Seriously, y'all, the one-liners continued all night. Including asking the doctor if they had any wine available or if anyone wanted to trade places, because "this" wasn't nearly as fun as it must look. Laughing when I could catch a breath was my only coping mechanism.

The sweet nurses fully appreciated the Boden maternity tunic and leggings I was sporting, as well as the silver flats, pearl studs and lip gloss that made me feel like it wasn't after midnight and I wasn't losing my mind. (Or having a baby at any moment.)

And then they were all gone - every accoutrement. Just a hospital gown and baby time. Eep.

We wheeled up at 12:45, were out of triage and in a delivery room just after 1:00 and met our daughter at 2:03 am. No time for an epidural* and no turning back.

I couldn't figure out why our OB was 'hanging out' and wouldn't leave our room even for the necessary prep work. Turns out he saw the writing on the wall, friends, and it said, "This baby is practically here already. No one move an inch."

Holy stupidity, y'all. I waited way too long to go to the hospital. Blame genuine ignorance, a firstborn tendency to follow the rules, plain stubbornness and a healthy dose of Nyquil.

Bottom line: We have a healthy, beautiful, dark-haired baby girl who makes us wonder what we ever did without her.

I spent months wondering how I could love a girl the way I love Mac. How I could love any child the way I love our first. How he'd react, how I'd split my affections, how I'd ever manage to catch on to the concept of having more than one tiny human in my heart.

Here's the beauty of it: The minute I met her, I just did. I was still shaking so badly I asked Bradley to hold her for the first hour of her life, close enough so I could gawk. My heart grew three sizes that night, and it's still growing.

Valentine's Day this year was filled with the most love of any day of my life. My parents raced up the interstate to meet their grandgirl within 90 minutes of her debut. My son met my daughter by lunch.

And just after 2:00 am, my husband fell in love with another girl before my very eyes; I did nothing but melt alongside him.

There were a few tough hours that night, but every minute since has been surprisingly easier than I'd expected. Recovery, our stay at the hospital, the initial adjustment, the swallowing my pride to accept (lots of!) help, all of it.

We have been given a beautiful, healthy little girl and I lived to tell the tale of the wildest Valentine's Day Bradley and I have shared to date.

I've already forgotten the pain, but I'll never forget that night. What a miracle!

Meet our Mary Brooks, the source of all things tiny and pink in the Smith house. We're smitten.

*Remind me to tell you the story of the anesthesiologist who put both a needle and a tube in my spine before taking them out, telling me nothing would help me at this point, then congratulating me (umm? no baby yet, sir!) and telling me I'd "do great." Hmph.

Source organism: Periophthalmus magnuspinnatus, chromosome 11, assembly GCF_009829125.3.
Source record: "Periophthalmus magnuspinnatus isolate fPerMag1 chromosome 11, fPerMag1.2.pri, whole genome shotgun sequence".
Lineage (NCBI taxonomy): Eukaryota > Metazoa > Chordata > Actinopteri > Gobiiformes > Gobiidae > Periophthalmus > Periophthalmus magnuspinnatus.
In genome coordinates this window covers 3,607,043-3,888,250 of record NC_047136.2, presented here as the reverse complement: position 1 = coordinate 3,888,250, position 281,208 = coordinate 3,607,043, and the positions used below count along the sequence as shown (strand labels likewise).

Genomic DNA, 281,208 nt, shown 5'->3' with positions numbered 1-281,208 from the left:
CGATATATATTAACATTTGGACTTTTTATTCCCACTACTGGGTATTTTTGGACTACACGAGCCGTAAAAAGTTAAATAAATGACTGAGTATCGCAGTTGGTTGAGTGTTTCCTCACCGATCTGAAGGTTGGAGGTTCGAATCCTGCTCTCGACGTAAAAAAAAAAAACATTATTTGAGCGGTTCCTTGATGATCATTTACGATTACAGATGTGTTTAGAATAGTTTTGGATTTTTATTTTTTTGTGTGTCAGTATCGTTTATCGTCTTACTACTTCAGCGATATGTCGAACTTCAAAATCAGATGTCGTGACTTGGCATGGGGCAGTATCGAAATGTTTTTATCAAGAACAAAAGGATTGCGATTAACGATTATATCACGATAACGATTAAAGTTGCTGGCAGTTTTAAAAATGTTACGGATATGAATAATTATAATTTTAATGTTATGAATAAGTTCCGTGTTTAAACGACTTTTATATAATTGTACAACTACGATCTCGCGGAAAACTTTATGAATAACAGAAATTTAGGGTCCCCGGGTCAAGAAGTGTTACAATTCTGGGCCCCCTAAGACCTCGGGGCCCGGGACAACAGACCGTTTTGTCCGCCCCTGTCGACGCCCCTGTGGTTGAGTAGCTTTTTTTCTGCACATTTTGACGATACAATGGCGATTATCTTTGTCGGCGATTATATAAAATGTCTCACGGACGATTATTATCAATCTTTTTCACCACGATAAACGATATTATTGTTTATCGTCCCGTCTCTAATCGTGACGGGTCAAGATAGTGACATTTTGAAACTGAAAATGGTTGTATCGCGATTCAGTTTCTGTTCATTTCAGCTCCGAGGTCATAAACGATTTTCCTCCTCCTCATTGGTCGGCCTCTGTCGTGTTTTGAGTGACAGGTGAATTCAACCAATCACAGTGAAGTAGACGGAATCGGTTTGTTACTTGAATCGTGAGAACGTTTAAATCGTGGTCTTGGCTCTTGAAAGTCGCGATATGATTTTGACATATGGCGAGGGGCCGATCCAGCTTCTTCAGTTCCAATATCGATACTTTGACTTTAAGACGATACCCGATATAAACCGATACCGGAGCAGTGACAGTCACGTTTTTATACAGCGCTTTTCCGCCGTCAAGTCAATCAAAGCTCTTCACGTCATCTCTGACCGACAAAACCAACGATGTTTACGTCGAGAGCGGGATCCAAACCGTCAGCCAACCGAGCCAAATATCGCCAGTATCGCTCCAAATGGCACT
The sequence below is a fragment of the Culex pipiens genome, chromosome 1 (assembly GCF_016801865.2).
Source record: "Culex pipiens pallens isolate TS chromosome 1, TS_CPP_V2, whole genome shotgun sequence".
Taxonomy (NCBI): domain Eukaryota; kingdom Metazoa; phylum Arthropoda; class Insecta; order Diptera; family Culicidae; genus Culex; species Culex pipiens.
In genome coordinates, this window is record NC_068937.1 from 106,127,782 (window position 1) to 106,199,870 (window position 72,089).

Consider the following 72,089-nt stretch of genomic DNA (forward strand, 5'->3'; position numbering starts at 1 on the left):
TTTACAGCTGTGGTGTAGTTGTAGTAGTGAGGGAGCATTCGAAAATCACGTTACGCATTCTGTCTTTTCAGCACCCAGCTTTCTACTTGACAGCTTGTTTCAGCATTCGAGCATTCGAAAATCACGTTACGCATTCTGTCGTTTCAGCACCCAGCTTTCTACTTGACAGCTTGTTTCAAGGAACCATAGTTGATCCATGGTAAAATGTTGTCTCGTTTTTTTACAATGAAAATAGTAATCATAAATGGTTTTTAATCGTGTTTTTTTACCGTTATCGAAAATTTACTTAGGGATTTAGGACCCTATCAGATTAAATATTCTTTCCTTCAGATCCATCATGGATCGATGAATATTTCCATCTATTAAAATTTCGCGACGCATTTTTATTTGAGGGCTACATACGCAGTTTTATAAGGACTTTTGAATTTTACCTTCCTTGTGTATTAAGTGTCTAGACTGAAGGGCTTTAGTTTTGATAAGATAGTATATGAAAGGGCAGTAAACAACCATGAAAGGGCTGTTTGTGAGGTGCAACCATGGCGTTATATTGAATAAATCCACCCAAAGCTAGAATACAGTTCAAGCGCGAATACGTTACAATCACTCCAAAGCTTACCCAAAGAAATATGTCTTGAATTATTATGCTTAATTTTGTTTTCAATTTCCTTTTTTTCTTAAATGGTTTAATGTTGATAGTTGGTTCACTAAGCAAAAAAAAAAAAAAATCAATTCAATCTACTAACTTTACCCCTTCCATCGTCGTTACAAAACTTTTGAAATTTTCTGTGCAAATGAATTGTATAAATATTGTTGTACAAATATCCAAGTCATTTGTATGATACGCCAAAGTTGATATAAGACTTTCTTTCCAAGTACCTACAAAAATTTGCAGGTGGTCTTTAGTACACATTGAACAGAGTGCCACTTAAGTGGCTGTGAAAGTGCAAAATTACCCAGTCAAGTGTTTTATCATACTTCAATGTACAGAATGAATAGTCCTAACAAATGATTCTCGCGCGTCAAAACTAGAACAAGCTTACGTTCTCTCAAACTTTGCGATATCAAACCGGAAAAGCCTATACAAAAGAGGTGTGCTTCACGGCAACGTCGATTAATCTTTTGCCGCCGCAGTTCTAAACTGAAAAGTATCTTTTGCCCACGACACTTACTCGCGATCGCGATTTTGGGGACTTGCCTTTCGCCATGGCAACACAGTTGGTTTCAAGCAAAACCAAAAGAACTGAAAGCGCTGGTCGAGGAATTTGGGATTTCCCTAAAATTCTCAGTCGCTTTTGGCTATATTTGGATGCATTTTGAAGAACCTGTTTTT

Without the labwork and waiting required to get an epidural, this bundle of pink could have arrived a full thirty minutes sooner. Can you imagine?

Evidently, after being told I'd get no medicinal assistance this go round (I had 15 minutes of an epidural before Mac was born), I informed the doctor I'd need a moment to "rally the troops."

It took a few minutes of breathing through contractions, as well as encouragement from our OB and the most fabulous nurses God ever created, to pump me up enough to fly solo. You'd better believe my heartfelt thank you notes to each of them are in the mail - literally.

13 comments:

LyndsAU said...

Ok. This made me cry!!! She's beautiful Anne And you are a champ! I mean wow!! I can't wait to meet her (well, you all) one day!!! Lots of love friend!!!

Mary Loyal said...

tears in my eyes! what a sweet story-- one you will surely never forget! congratulations on your beautiful addition!

Taylor said...

This was one of the most beautiful posts I've ever read!! What a birth story!!! And congrats on sweet Mary Brooks, she is precious!!!

Maggie said...

So happy for you, Anne... what a great story! She is just gorgeous!

Anne said...

What a pretty girl! Glad to know we have similar "priorities" when it comes to delivery...I fought tooth and nail to take a shower and dry my hair hours after Gracie arrived via c-section...gotta look good for those visitors, you know ;) Also GO YOU having a natural delivery, wow!

Day Old News said...

I canNOT believe I missed this!!!! CONGRATS! What a story! I totally feel like this would be me, worrying about whether it was wrong to call or go, and then getting stuck with no meds. You BRAVE woman! Congrats on little Mary, she's beautiful!

Day Old News said...

I canNOT believe I missed this!!!! CONGRATS! What a story! I totally feel like this would be me, worrying about whether it was wrong to call or go, and then getting stuck with no meds. You BRAVE woman! Congrats on little Mary, she's beautiful!

Amy said...

loved reading this! you are a champ!! and what a way to enter the world...watch out for this little girl. :)
btw, my best friend's name is mary brooks (first/last but we always call her by that b/c it just sounds so darn cute together!) congrats!! :)

The Gaymons said...

Way to go, Mommy!!!!! I figured you didn't have an epidural....so sorry about that. Of course, in true Anne fashion, you make the story so fun, entertaining, shocking, and beautiful to read and imagine. Love all the Smiths....and can't wait to meet sweet little Miss Priss. Welcome to the World, Mary Brooks!

Shannon said...

what a sweet little girl. i love all that dark hair!

congrats on little MB!

Carmen Feemster said...

This just made me cry! Anne, she is just beautiful!! Hope to see you soon.

Alle said...

Congratulations Anne!!! She is absolutely perfect!

Mrs. Yellow Ribbon said...

Congratulations! What a wild ride!